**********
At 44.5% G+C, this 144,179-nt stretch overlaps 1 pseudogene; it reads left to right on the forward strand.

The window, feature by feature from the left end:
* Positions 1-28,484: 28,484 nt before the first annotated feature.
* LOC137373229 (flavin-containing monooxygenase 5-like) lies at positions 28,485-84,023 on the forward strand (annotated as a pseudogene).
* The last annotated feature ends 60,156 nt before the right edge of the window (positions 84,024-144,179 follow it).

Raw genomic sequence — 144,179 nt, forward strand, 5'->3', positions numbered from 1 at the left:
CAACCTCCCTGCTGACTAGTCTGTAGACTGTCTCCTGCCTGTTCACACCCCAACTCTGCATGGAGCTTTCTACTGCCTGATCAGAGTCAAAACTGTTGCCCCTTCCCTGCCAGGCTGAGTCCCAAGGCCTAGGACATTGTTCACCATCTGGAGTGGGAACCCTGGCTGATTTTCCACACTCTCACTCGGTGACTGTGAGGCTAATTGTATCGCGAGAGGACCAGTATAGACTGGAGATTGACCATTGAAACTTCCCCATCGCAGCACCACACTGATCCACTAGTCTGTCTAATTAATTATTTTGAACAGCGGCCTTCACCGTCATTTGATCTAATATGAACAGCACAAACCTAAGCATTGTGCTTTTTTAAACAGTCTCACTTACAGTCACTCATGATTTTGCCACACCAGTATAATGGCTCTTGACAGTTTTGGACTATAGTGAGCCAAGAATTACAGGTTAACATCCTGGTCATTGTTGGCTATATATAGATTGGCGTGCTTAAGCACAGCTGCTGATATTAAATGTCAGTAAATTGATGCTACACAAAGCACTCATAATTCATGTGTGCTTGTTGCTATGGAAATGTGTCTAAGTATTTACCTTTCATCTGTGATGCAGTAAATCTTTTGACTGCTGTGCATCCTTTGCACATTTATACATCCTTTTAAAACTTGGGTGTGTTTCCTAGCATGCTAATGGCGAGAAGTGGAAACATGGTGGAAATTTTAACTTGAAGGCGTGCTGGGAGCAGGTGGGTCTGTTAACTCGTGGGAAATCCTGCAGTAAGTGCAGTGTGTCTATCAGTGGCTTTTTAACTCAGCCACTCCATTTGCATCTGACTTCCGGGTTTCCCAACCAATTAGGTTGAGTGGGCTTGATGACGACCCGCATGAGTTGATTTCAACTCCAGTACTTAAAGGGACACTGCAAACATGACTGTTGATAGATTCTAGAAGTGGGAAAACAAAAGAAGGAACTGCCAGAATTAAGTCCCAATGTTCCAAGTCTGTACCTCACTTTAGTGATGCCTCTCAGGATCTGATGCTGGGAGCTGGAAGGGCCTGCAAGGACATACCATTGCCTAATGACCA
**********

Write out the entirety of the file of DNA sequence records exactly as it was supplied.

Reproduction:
At 44.5% G+C, this 144,179-nt stretch overlaps 1 pseudogene; it reads left to right on the forward strand.

The window, feature by feature from the left end:
* Positions 1-28,484: 28,484 nt before the first annotated feature.
* LOC137373229 (flavin-containing monooxygenase 5-like) lies at positions 28,485-84,023 on the forward strand (annotated as a pseudogene).
* The last annotated feature ends 60,156 nt before the right edge of the window (positions 84,024-144,179 follow it).

Raw genomic sequence — 144,179 nt, forward strand, 5'->3', positions numbered from 1 at the left:
CAACCTCCCTGCTGACTAGTCTGTAGACTGTCTCCTGCCTGTTCACACCCCAACTCTGCATGGAGCTTTCTACTGCCTGATCAGAGTCAAAACTGTTGCCCCTTCCCTGCCAGGCTGAGTCCCAAGGCCTAGGACATTGTTCACCATCTGGAGTGGGAACCCTGGCTGATTTTCCACACTCTCACTCGGTGACTGTGAGGCTAATTGTATCGCGAGAGGACCAGTATAGACTGGAGATTGACCATTGAAACTTCCCCATCGCAGCACCACACTGATCCACTAGTCTGTCTAATTAATTATTTTGAACAGCGGCCTTCACCGTCATTTGATCTAATATGAACAGCACAAACCTAAGCATTGTGCTTTTTTAAACAGTCTCACTTACAGTCACTCATGATTTTGCCACACCAGTATAATGGCTCTTGACAGTTTTGGACTATAGTGAGCCAAGAATTACAGGTTAACATCCTGGTCATTGTTGGCTATATATAGATTGGCGTGCTTAAGCACAGCTGCTGATATTAAATGTCAGTAAATTGATGCTACACAAAGCACTCATAATTCATGTGTGCTTGTTGCTATGGAAATGTGTCTAAGTATTTACCTTTCATCTGTGATGCAGTAAATCTTTTGACTGCTGTGCATCCTTTGCACATTTATACATCCTTTTAAAACTTGGGTGTGTTTCCTAGCATGCTAATGGCGAGAAGTGGAAACATGGTGGAAATTTTAACTTGAAGGCGTGCTGGGAGCAGGTGGGTCTGTTAACTCGTGGGAAATCCTGCAGTAAGTGCAGTGTGTCTATCAGTGGCTTTTTAACTCAGCCACTCCATTTGCATCTGACTTCCGGGTTTCCCAACCAATTAGGTTGAGTGGGCTTGATGACGACCCGCATGAGTTGATTTCAACTCCAGTACTTAAAGGGACACTGCAAACATGACTGTTGATAGATTCTAGAAGTGGGAAAACAAAAGAAGGAACTGCCAGAATTAAGTCCCAATGTTCCAAGTCTGTACCTCACTTTAGTGATGCCTCTCAGGATCTGATGCTGGGAGCTGGAAGGGCCTGCAAGGACATACCATTGCCTAATGACCA